UX design requires critical thinking and the knowledge of usability principles. Strong UX enhances an experience by making a product or service more accessible, easy to use, and enjoyable. UX helps you align your business goals with the needs of your users. It deals with the functionality, layout, framework, reasoning and rationale of the product rather than its aesthetics.

No matter how beautifully an interface is designed, if the User Experience is subpar, the product will fall flat, and you’ll waste thousands on development. Poor UX can also create enormous headaches for your sales and customer support teams.

Read more: Optimize your business processes with UX.

While UX Design deliverables (such as wireframes or personas) are often visual artifacts that help communicate a story to stakeholders, however, they should always be based on facts and actual data from users. It includes, but is not limited to, site maps, information architecture, non-interactive and interactive prototypes, wireframes, user research, user personas, journey maps, user stories, scenario maps, storyboards, and user flow.

Common UX processes and deliverables:

  • Discovery Research (such as in-depth interviews, surveys, observations, and more)

  • Stakeholder Interviews

  • Data Analysis & Synthesis

  • User Personas

  • Visual Planning (journey maps, user stories, scenario mapping, storyboards)

  • Information Architecture

  • User Flows

  • User Testing

  • Low Fidelity Wireframes

  • Medium Fidelity Wireframes

  • High-fidelity User Interface Design

  • And more…

UI design is often mistaken for UX design, but they are not the same! While both forms of design are needed for a successful product, UX design should be your first step in the process. Designing interfaces without first working on the experience is like stumbling in the dark. You might have an idea where you’d like to go, but UX will offer you several paths to follow. Make informed design decisions by committing to the experience of your user first and foremost, before diving into what your product “looks” like.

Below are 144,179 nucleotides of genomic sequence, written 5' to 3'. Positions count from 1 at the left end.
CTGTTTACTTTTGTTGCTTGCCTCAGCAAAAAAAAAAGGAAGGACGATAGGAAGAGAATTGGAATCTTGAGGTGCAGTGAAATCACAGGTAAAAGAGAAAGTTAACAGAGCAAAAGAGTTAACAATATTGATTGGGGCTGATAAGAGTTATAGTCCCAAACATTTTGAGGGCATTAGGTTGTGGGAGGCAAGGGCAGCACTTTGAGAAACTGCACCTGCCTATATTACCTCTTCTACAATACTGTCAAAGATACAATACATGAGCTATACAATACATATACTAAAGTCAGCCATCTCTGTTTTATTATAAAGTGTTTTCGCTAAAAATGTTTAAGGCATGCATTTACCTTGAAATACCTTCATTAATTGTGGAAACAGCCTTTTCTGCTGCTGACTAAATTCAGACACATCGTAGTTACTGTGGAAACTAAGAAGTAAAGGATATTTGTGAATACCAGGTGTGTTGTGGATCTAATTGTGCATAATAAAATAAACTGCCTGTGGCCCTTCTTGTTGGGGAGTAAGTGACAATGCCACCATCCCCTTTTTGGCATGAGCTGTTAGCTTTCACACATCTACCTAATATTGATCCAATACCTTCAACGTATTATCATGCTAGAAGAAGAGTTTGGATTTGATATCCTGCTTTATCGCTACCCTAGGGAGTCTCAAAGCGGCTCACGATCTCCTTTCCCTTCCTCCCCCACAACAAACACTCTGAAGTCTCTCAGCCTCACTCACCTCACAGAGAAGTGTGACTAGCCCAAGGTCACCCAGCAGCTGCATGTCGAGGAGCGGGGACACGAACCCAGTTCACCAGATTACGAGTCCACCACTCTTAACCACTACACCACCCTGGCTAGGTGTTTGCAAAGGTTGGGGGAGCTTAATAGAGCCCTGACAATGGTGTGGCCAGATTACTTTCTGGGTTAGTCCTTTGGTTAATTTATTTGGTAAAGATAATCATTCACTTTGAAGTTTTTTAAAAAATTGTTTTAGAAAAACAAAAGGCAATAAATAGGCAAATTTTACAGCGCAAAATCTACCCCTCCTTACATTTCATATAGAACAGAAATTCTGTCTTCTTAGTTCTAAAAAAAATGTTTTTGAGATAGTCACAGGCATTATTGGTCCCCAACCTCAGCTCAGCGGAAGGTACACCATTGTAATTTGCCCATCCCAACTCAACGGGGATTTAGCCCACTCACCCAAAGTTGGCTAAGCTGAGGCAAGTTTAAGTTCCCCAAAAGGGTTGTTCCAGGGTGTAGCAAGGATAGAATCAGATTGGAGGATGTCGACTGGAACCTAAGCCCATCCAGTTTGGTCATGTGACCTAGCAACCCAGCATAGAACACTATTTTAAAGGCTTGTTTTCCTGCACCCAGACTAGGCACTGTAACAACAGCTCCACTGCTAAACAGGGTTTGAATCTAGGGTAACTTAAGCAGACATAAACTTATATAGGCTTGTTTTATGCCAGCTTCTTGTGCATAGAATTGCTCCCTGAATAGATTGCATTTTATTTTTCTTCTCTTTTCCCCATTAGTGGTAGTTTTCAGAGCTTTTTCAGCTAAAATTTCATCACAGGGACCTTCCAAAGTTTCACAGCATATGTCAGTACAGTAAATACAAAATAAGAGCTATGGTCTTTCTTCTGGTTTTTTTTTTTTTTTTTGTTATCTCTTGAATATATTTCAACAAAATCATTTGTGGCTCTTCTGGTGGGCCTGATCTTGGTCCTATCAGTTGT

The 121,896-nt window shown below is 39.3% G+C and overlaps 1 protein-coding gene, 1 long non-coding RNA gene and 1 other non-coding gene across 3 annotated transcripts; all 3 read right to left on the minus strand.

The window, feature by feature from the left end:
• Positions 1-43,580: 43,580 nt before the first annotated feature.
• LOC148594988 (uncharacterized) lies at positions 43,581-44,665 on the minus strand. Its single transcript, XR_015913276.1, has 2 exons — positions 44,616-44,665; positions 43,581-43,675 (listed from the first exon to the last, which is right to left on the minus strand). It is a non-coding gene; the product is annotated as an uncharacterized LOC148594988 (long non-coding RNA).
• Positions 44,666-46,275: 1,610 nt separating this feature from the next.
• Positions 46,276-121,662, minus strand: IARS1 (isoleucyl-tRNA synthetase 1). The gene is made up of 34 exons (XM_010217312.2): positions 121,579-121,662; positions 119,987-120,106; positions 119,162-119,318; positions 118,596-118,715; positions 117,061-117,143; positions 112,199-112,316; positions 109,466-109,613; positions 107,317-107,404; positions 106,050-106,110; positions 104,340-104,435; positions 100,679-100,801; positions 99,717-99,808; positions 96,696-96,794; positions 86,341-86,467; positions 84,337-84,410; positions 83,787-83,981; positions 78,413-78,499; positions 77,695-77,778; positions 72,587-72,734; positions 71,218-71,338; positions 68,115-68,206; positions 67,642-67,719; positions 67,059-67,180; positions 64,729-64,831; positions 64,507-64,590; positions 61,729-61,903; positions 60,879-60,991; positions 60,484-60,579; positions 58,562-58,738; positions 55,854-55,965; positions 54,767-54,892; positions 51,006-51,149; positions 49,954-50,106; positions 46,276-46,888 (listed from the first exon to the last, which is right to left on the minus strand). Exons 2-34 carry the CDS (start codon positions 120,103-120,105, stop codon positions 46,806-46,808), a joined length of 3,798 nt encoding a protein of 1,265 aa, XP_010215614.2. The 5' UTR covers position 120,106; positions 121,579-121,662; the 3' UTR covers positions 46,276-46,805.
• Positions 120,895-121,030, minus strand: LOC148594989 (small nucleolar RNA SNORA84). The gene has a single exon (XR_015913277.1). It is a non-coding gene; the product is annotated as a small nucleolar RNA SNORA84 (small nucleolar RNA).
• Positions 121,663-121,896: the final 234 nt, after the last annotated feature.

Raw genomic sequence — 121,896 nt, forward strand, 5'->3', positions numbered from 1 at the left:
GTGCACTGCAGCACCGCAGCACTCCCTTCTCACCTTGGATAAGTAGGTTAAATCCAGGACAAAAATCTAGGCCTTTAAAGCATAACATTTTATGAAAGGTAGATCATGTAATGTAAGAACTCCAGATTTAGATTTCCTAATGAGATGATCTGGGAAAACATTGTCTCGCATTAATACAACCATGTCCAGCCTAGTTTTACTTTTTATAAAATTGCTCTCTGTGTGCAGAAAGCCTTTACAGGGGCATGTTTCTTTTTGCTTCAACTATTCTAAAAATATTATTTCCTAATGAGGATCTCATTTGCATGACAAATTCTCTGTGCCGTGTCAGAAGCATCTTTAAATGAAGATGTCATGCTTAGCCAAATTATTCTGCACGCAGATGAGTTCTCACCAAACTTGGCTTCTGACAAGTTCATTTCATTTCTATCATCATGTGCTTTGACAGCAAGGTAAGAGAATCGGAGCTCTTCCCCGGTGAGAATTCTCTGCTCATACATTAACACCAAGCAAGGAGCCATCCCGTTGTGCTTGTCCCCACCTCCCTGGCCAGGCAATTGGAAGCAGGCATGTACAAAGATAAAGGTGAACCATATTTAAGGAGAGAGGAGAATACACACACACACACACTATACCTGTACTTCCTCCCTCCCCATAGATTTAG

Here is a quick breakdown of the differences between the two:

The importance of UX in design

Users tend to engage with interfaces in unpredictable ways, so before embarking on creating a new digital product, you must consider (1) What is valuable to the user? And (2) What might they experience? By allowing this to take precedence before the visuals of the product, you are designing for the user.

“Design is not just what it looks like and feels like. Design is how it works.”

— Steve Jobs

User experience’s benefits to design include:

  • Increased user satisfaction

  • Less time and money spent redesigning the interface

  • Helps achieve business goals

  • Increased customer retention and more engagement

  • The rise in engagement resulting in revenue growth

  • Less time and money on software development

If you don’t have UX Designer and Researchers on your team, we’ve got you covered! There are many reasons why hiring an external design agency is the right move for your business.

Get in touch today, so we can create a stellar digital experience!


UX Guiding Principles

Now that you understand the differences between UX and UI design and its importance for your business let’s dive into some key UX guiding principles to help you on your journey.

The overall user experience can be impacted by seven principal factors, also known as the User Experience Honeycomb. As described by UX pioneer Peter Morville, here are the factors to consider: